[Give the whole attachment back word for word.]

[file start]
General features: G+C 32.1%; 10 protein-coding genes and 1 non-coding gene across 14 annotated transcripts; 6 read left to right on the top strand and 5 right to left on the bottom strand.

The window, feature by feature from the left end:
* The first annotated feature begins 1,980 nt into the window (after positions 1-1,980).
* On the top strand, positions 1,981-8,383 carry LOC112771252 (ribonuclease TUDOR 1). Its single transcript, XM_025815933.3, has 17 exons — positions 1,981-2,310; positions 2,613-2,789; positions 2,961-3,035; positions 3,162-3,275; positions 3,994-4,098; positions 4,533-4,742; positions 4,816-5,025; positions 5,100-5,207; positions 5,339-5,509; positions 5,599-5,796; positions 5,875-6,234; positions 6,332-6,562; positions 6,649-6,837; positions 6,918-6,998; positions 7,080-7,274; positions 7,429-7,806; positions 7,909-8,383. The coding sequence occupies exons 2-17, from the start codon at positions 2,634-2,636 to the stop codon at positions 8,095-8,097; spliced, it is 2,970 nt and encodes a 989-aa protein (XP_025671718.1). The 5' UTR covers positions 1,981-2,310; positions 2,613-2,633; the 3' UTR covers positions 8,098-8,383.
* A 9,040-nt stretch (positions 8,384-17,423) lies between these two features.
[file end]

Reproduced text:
General features: G+C 32.1%; 10 protein-coding genes and 1 non-coding gene across 14 annotated transcripts; 6 read left to right on the top strand and 5 right to left on the bottom strand.

The window, feature by feature from the left end:
* The first annotated feature begins 1,980 nt into the window (after positions 1-1,980).
* On the top strand, positions 1,981-8,383 carry LOC112771252 (ribonuclease TUDOR 1). Its single transcript, XM_025815933.3, has 17 exons — positions 1,981-2,310; positions 2,613-2,789; positions 2,961-3,035; positions 3,162-3,275; positions 3,994-4,098; positions 4,533-4,742; positions 4,816-5,025; positions 5,100-5,207; positions 5,339-5,509; positions 5,599-5,796; positions 5,875-6,234; positions 6,332-6,562; positions 6,649-6,837; positions 6,918-6,998; positions 7,080-7,274; positions 7,429-7,806; positions 7,909-8,383. The coding sequence occupies exons 2-17, from the start codon at positions 2,634-2,636 to the stop codon at positions 8,095-8,097; spliced, it is 2,970 nt and encodes a 989-aa protein (XP_025671718.1). The 5' UTR covers positions 1,981-2,310; positions 2,613-2,633; the 3' UTR covers positions 8,098-8,383.
* A 9,040-nt stretch (positions 8,384-17,423) lies between these two features.